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MOVIE NIGHT: Humberto Leon and Carol Lim set up an open-air movie theater in the Bois de Boulogne in Paris on Friday night for the premiere of their collaboration with American independent filmmaker Gregg Araki.

As temperatures sizzled late into the evening, guests including Rufus Wainwright, Simon Porte Jacquemus, Gildas Loaec, Joana Preiss, Grace Bol, Lily McMenamy and Toilet Paper founders Maurizio Cattelan and Pierpaolo Ferrari gathered to enjoy burgers and beers at the pre-Fourth of July bash.

“Carol and I are huge movie buffs and for me, Gregg is, like, up there with the best of the best,” said Leon, explaining how the short film came about.

“We always kind of give people different entry points into the brand, and I think it’s exciting that some kid in the middle of nowhere is a Gregg Araki fan and is going to watch this, and I think that it’s interesting, because then he or she might say, ‘Oh, what is Kenzo?’” the designer explained.

“Here Now” features a cast of young actors including Jacob Artist, Jane Levy, Grace Victoria Cox, Jake Weary and Avan Jogia. The film also stars Nicole Laliberte, who appeared in Araki’s 2010 film “Kaboom.”

“One of my favorite things about filmmaking is casting. I love discovering new people and working with rising stars,” said Araki. “One of the saddest things about this movie to me is just that we only shot a day and then it was over, because I wanted it to sort of go on.”

It was the director’s first time working with a fashion brand. “I could see how their sensibility very much sort of was on the same wavelength as mine, and so it was kind of pretty easy,” he noted. “My fans tend to be so loyal and they’re so passionate, and so I kind of made the movie as a little love letter to them.”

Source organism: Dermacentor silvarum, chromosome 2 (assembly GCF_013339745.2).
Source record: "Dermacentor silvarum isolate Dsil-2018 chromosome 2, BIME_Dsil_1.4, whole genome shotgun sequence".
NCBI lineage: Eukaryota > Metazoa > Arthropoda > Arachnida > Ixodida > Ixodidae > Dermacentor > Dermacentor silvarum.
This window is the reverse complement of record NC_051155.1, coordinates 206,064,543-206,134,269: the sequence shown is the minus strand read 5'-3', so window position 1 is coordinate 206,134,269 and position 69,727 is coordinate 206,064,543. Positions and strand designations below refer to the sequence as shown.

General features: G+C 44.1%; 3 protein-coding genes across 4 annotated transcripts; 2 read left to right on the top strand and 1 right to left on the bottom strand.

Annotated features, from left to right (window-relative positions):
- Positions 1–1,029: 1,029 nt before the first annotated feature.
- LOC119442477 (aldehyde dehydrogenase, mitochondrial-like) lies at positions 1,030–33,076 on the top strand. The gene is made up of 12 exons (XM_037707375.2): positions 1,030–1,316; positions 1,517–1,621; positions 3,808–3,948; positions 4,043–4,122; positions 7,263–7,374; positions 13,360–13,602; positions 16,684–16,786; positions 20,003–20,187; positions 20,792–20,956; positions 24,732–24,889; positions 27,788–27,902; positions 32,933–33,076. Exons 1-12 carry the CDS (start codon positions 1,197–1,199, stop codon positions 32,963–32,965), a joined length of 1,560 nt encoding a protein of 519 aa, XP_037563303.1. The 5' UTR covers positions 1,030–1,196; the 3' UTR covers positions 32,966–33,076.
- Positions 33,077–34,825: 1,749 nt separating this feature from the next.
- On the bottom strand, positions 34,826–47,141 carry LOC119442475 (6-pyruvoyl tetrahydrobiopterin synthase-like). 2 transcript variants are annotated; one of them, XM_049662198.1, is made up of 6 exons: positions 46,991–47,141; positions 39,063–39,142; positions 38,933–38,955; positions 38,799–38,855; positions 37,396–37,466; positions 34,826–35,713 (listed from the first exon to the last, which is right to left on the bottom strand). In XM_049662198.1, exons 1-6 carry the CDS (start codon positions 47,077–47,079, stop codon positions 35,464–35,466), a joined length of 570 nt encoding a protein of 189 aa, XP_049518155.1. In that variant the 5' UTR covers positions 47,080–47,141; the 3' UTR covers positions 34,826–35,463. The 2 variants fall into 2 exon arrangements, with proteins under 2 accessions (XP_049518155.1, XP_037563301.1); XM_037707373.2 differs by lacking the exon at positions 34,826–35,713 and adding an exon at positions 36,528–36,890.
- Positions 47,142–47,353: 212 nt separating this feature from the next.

As guests gathered to watch the film on a giant screen, Araki chatted up a storm with Brady Corbet, who is putting the finishing touches to his directorial debut, “The Childhood of a Leader,” starring Robert Pattinson, Stacy Martin and Bérénice Bejo. Before anyone asks, the feature is not about Adolf Hitler or Benito Mussolini.

“The entire film is a kind of fable set around the weaknesses of the Treaty of Versailles, which is a very particular subject. But the film takes a lot of poetic license. It starts off in a place that is very correct and accurate in terms of the history, and then at a certain point, decisively takes a dive into a virtual history,” he explained.

“It’s a very, very ambitious art project and so everything that’s great about it is also what’s been very painful to make happen,” Corbet added, noting that the movie features a grand orchestral score by musician Scott Walker and should be ready by the end of the year.

Rad Hourani is finding that combining his passions for fashion and art involves the occasional hiccup: The Canadian designer was forced to cancel his couture show this season. “I wanted to do something in a theater and in the end, it didn’t work out with the actors, but it’s going to be a movie that I will preview in January,” he said.

“I’m no longer really interested in seeing models walk down a catwalk. I find it really boring,” explained Hourani, who will stage his first solo contemporary art show at the Arsenal in Montreal in November.

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